By Sarah Emily Baum
On June 17, protestors gathered outside the Manhattan District Attorney’s office, the very same building where five black teens had been wrongfully convicted of a brutal assault over 30 years ago. There, the protestors called for all cases tried by Linda Fairstein and Elizabeth Lederer, the prosecutors who spearheaded arrests of the men who were infamously vilified as “The Central Park Five,” to be reopened and reevaluated.
The 1989 case has long served as a cautionary tale to Black and brown boys, as well as their parents and loved ones, about how the state can twist the truth to abuse innocent people. It was once again brought into the spotlight by the May 31 release of the Netflix mini-series When They See Us, which dramatizes the night of a rape and beating in Central Park, and the subsequent arrests and trials of Kevin Richardson and Raymond Santana, then 14 years old; Antron McCray and Yusef Salaam, then 15 years old; and Korey Wise, then 16 years old, who was tried as an adult. Directed by Ava DuVernay, the film exposes the harsh reality of their time in prison and asks viewers to examine and contend with the racism and corruption within the criminal justice system.
The five men, who all served anywhere between five and 12 years in prison, were exonerated in 2002, after another man came forward and confessed to the assault. A subsequent investigation by the Manhattan D.A.’s office found a wealth of corroborating evidence that had always backed what the boys had been saying since the very beginning: They were innocent.
“It was a long time ago, but these things are still happening every day to Black and brown boys,” Angela Black, the older sister of Kevin Richardson, told MTV News outside the D.A.’s office. “We never had this type of support and a new, fresh generation to fight for change.”
The mini-series, she adds, “actually has opened up a chapter that we tried to close in our life, but it’s necessary that we keep telling our story. My brother says it’s bittersweet because of the love that we receive and the acceptance and just people believing the truth.”
When They See Us reignited the conversation surrounding police violence and racism in America, educating a new generation who may have been largely unfamiliar with the case and driving them towards action. One of these young people is Michell-Lee Grahm, 17, a senior at Cristo Rey Brooklyn High School. She told MTV News during Monday’s protest that the show made her realize the impact the corrupted trial on her own community and young people of color like herself.
“[The criminal justice system] works against us,” she said. “It criminalizes Black and brown youth. It tears down Black and brown youth. It doesn’t give them a chance to grow up.”
Co-organizer of the rally Linda Sarsour, an executive board member of the National Women’s March and a local criminal justice activist with Justice League NYC, also acknowledged the impact the show had on her own activism efforts.
“When They See Us reaffirmed for us the story that we already knew, but we didn’t know the type of trauma to the level that was depicted in that series,” she said. “Particularly against Korey Wise, who at the time was 16 years old and was sent to an adult prison where he was gang raped, where he was tortured, where he was left in solitary confinement [as depicted in the film].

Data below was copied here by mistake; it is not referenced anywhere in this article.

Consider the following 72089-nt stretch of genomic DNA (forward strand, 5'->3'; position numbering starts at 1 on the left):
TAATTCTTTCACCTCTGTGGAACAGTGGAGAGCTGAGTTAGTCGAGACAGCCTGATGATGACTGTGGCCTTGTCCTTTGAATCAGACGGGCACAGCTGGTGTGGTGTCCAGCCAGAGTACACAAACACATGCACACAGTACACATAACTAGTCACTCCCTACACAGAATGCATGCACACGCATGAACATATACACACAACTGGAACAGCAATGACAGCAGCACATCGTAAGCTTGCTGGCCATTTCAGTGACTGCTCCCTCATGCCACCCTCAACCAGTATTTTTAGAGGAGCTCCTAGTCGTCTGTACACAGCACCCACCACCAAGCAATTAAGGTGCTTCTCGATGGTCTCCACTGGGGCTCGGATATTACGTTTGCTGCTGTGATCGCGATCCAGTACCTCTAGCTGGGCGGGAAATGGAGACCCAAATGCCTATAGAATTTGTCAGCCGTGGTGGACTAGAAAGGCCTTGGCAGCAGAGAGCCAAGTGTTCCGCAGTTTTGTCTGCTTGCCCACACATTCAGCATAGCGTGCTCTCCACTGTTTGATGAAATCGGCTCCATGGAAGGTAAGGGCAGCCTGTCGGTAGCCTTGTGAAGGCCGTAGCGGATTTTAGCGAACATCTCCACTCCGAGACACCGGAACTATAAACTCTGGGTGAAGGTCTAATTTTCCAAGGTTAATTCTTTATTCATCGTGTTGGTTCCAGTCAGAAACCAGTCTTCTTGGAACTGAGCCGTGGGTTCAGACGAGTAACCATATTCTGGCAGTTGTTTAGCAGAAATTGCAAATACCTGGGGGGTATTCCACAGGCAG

Since its release, Lederer has forced to resign as an adjunct professor from Columbia Law School, and Fairstein was released from her literary agency where she had become a prominent crime novelist. However, neither Lederer, Fairstein, nor the New York City government has admitted wrongdoing in the cases, despite the $41 million settlement awarded to the five men in 2014.
New York City Public Advocate Jumaane Williams, an elected official acting as a liaison between the people and the government, spoke at Monday’s rally to call on the Manhattan D.A., Cy Vance, to reevaluate the Fairstein and Lederer cases. “Forty-one million dollars is not an apology,” Williams said.
Vance, however, has no intention to make any kind of public apology, he said in an essay he wrote for the New York Daily News.
Williams also expressed concern that the decision was influenced by the $28,000 in campaign contributions Fairstein has donated to Vance since 2008. In his essay, Vance wrote that he “never allowed someone’s wealth, power, race, or campaign contributions to influence” his decisions — but Williams and other criminal justice activists are not satisfied.
“Cy Vance is continuing to personify what happens when they see us,” Williams said. “When we watch this movie, we see us, we see our families, we see our mothers, we see our sisters.”
This rang true for Alliyah Logan, 17, a high school senior from the Bronx. She told MTV News that When They See Us reminded her of her own loved ones who are incarcerated.
“Once you incarcerate someone, you’re incarcerating their entire family. So seeing the impact it has had on their family…really made me want to come out and say ‘this is enough.’” she said. “I think we’re going to dismantle the justice system and we’re going to change the entire thing to save our black and brown youth.”
Andrea Alejandra Gonzalez, an 18-year-old sophomore at Baruch College, told MTV News that watching When They See Us in part motivated her “to demand justice” for wrongfully incarcerated individuals.
“I’m happy [When They See Us] came out because it just provides information in a very accessible way,” she said. “But at the same time it makes me angry that it took a Netflix series for people to care.”
By Sarah Emily Baum